[Date Prev][Date Next][Thread Prev][Thread Next][Date Index][Thread Index]

[wg-c] TUCOWS.com Comments on IPC Sunrise Proposal

15 April, 2000

Michael Palage
Chair, Working Group B/Registrars Constituency Secretariat
Domain Name Supporting Organization
Internet Corporation for Assigned Names and Numbers


TUCOWS.com Inc. is responding in the limited time available to your
request that we comunicate our views concerning the latest proposals from
the Intellectual Property Constituency, called "sunrise plus twenty."

While we are aware that you are acting as best you can in limited
circumstances of budget and time, TUCOWS must protest the inadequate
consultation that has taken place in regard to these proposals, and must
on grounds of substance reject them in their entirety. We find it
increasingly anomalous that the secretary of the registrars association is
acting to compromise the interests of IP holders with the interests of the
vast mass of Internet users in this way.

The essence of ICANN's problem is the disproportionate attention which is
being given inside the working groups, and, increasingly outside, in
private conferences, to the pretensions of the IP community to stall the
process of domain name expansion, on grounds that we and our Internet
users consider to be dubious and, in some cases, in outright error: error
both as to policy as regards the future direction of the Internet, and
more fundamentally, as to their power to hold up domain name expansion
based on the monopoly of the NSI over the root server.

You have received commentary from John Berryhill, which, in our view,
devastates the position of the IPC that they are entitled to extra-legal
privileges in the matter of establishing domain names for famous names,
and lately, for all trade mark holders in all countries.

The IPC's contentions that trade mark holders are owed a special set of
privileges regarding domain names, different from and superior to those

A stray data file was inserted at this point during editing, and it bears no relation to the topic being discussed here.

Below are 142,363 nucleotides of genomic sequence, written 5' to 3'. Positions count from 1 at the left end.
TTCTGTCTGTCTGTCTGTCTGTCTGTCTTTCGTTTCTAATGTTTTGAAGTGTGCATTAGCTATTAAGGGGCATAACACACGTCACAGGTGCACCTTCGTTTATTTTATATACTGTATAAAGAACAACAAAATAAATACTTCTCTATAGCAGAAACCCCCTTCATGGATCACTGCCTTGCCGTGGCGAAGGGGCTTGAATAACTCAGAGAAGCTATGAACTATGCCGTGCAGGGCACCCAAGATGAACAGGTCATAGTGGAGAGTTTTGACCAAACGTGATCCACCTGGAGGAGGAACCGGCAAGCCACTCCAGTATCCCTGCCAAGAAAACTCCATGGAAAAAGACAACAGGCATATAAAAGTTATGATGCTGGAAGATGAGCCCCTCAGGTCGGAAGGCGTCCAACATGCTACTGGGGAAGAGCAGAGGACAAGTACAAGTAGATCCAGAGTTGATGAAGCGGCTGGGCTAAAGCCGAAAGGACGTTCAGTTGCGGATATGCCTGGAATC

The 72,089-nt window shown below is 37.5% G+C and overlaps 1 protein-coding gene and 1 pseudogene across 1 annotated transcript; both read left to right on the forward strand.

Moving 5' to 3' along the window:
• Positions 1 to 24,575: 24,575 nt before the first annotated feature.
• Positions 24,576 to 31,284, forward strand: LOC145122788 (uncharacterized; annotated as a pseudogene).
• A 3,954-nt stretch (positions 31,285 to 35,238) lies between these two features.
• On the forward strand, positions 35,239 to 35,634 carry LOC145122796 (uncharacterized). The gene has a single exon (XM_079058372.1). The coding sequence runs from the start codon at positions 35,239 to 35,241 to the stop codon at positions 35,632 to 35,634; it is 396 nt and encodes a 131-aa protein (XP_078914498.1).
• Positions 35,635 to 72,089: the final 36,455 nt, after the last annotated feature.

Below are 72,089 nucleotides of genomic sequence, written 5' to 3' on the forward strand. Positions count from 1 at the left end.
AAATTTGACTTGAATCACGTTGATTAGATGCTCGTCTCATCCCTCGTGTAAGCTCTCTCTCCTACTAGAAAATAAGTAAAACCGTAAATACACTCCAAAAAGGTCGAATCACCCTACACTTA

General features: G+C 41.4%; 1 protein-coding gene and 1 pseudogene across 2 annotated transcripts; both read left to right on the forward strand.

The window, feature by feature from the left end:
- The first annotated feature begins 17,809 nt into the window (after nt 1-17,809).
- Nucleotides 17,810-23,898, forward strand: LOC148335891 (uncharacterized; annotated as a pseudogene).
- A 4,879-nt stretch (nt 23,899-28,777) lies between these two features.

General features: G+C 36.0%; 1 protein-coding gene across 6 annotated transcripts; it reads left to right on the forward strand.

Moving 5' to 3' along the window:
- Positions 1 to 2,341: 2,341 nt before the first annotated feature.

worked out in national legislatures, is not something that other users of
the Internet need to accept. Moreover, it is unnecessary. The fastest way
to eradicate the problem that the IPC pretends to solve is to have a
rapid, large expansion of domain names.  The IPC is threatened by this
approach because it diminshes the value of what they are protecting, and
the value fo the services they render.

The issue is not, as  they suppose, "confusion" in the marketplace, or
the protection of consumers. It is the protection of the economic
position of intellectual property lawyers.

What we are actually observing in the saga of domain name expansion is a
power-grab of major proportions over the architecture of the Internet,
using ICANN not so much as a representative forum for IP interests as the
embodimenet of IP lawyers' interests. This tendency is not good for the
Net, for Internet users, for small businesses which need the increase of
namespace, and ultimately it will lead, if unchecked by common sense and
contrary interests, to the avoidance of the DNS and the downfall of ICANN.

The policy that should be followed in relation to IP interests is this:
no privilege shall be granted to any trade mark or famous name holder by
ICANN that is not available under domestic trade mark law. We understand
that this principle will need adjustment to accord with the global nature
of top level domains, but by sticking to it ICANN will do better for the
Internet, for millions of users, and even for the interests of IP owners,
than a policy of restriction.

TUCOWS has been supporting reasonable compromise between IP owners and
domain name expansion for some time. On reflection, We have decided that
we are not going to get domain name expansion in this way, and that we are
in fact acceding to a takeover of the political processes of ICANN by a
set of interests that oppose what the Internet stands for. We urge you to
reconsider the nature of the compromises you may be making, and what you
may consider to be realistic. To us at TUCOWS, compromise with the kinds
of proposals we are seeing coming from the IPC will get us nowhere.

Yours sincerely,

Ross Wm. Rader
Director, Assigned Names Division
TUCOWS.com Inc.

Ross Wm. Rader                     http://www.domaindirect.com
Director, Assigned Names Division       http://www.opensrs.org    
TUCOWS.com Inc.                     http://www.domainwatch.com
ross@tucows.com                    http://www.domainsurfer.com
t. (416) 531-2697 x 335                      f. (416) 531-5584